Higher Education Funding

I supported the Government on Higher Education funding last night.

For someone like me – who has always believed that education should be free – it has been a difficult decision. Sadly, my view of education (free through raising taxation) isn’t on the table – or anywhere near it. That vision was ended when Labour introduced tuition fees and the principle of free education for all fell. So last night I chose to vote for the proposals because they are fairer than either the NUS or Labour proposals. I also could not justify students being the only group in society protected from the cuts.

Not only will paying back be at a cheaper rate than the current system – but no one will have to pay back until their salary reaches a higher threshold than before (£21,000 up-rated annually). Students from poorer backgrounds will have £150 million in bursaries and the maintenance grant which is over £3000 and has increased slightly doesn’t have to be paid back at all. Moreover, for the first time, part-time students (often poor, often missed first chance and often women) will also not have to pay anything up front – removing a real barrier to further education.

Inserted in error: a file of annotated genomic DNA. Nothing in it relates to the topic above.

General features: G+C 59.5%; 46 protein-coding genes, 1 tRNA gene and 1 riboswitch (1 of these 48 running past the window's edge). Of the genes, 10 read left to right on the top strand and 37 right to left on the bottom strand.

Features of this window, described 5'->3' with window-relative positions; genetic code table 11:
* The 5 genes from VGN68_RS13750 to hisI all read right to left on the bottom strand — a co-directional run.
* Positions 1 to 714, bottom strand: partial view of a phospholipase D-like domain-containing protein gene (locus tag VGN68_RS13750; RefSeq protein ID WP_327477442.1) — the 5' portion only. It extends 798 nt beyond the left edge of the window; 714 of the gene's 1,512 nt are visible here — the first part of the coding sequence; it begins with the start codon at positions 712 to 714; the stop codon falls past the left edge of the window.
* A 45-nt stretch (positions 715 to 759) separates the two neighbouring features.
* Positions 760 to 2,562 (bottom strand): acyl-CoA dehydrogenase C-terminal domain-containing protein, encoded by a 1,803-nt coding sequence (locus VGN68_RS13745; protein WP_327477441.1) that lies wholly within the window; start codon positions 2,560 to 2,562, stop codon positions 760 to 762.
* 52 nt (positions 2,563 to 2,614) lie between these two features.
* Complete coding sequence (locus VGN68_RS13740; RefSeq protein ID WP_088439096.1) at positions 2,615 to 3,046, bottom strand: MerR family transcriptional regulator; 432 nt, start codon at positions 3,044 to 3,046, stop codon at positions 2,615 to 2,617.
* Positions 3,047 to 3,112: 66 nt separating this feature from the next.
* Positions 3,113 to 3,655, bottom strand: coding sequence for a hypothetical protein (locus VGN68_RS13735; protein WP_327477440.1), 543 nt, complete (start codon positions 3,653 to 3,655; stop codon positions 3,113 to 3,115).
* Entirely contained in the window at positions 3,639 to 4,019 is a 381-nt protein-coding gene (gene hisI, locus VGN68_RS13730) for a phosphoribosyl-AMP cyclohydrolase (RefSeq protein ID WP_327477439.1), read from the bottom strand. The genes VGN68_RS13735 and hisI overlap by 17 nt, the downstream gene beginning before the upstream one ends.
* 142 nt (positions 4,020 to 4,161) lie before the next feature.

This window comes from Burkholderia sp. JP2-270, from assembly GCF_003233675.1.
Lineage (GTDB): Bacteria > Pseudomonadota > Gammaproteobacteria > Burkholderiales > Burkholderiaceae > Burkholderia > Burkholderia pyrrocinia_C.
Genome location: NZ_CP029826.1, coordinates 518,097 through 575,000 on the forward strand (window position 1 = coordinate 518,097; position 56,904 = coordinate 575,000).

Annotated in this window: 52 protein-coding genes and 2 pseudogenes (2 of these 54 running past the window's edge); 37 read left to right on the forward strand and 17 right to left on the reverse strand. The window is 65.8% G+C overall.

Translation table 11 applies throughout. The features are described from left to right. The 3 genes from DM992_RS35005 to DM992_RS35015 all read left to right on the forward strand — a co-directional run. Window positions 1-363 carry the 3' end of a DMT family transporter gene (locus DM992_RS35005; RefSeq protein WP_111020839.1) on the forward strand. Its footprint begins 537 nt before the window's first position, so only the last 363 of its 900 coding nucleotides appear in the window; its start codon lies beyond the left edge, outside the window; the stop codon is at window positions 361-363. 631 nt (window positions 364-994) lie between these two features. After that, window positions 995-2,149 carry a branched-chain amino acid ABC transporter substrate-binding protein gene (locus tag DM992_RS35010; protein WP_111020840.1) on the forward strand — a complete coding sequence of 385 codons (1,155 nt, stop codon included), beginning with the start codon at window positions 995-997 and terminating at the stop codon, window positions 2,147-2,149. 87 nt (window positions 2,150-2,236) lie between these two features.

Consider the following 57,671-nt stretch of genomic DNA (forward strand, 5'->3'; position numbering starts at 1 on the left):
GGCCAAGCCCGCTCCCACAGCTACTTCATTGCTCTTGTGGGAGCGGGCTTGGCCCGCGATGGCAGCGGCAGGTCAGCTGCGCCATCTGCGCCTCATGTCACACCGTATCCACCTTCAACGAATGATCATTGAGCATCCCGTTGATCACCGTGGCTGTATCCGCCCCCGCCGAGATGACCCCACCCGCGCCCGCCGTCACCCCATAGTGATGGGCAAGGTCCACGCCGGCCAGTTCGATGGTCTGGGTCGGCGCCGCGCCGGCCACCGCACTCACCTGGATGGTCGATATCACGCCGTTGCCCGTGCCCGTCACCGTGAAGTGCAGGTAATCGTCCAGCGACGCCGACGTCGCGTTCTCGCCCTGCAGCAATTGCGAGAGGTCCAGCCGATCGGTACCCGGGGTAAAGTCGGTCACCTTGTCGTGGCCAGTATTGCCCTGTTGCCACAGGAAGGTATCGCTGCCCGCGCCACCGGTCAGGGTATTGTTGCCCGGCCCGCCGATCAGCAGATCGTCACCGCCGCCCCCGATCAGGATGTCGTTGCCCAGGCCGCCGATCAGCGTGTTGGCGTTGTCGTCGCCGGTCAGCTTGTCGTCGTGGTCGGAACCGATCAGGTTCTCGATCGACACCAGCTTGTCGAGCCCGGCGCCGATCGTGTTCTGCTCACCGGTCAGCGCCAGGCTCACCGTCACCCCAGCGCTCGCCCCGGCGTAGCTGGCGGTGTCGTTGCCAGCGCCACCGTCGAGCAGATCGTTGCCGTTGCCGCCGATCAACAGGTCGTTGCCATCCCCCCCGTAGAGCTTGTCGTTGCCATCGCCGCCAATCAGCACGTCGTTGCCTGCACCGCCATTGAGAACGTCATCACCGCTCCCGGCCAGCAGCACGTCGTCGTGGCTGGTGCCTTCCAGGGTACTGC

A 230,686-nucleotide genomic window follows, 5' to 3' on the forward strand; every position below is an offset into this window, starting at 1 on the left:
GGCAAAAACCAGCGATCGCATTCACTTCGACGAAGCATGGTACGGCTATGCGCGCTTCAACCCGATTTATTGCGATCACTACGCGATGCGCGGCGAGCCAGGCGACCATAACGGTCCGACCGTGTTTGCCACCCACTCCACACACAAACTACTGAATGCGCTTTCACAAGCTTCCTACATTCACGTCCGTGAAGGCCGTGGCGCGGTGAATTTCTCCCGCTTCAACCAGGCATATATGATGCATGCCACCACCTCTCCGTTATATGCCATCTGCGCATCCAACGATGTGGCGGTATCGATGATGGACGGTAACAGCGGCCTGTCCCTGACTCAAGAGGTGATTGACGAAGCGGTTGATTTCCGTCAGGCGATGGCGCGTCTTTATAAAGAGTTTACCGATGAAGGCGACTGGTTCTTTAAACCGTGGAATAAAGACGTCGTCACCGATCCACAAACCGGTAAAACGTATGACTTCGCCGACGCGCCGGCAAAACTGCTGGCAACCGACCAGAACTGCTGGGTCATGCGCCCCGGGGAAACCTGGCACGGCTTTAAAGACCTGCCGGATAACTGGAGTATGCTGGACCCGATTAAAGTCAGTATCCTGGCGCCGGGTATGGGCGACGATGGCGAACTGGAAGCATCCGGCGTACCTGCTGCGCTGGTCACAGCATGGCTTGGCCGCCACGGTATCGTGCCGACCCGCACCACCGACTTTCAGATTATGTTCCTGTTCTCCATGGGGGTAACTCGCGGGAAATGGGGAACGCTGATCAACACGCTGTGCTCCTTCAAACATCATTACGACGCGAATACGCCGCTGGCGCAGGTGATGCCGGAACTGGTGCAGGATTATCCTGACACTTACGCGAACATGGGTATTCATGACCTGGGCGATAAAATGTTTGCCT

However, the key question for me was will that level of potential debt put poorer students off? When Labour introduced tuition fees – I believed poorer students would be put off. That didn’t happen. In fact more students went to university – and more of those students came from poorer families. With these increases I remain concerned – but have received assurances that if there is any sign of a falling off of applications from poorer students – action will be taken.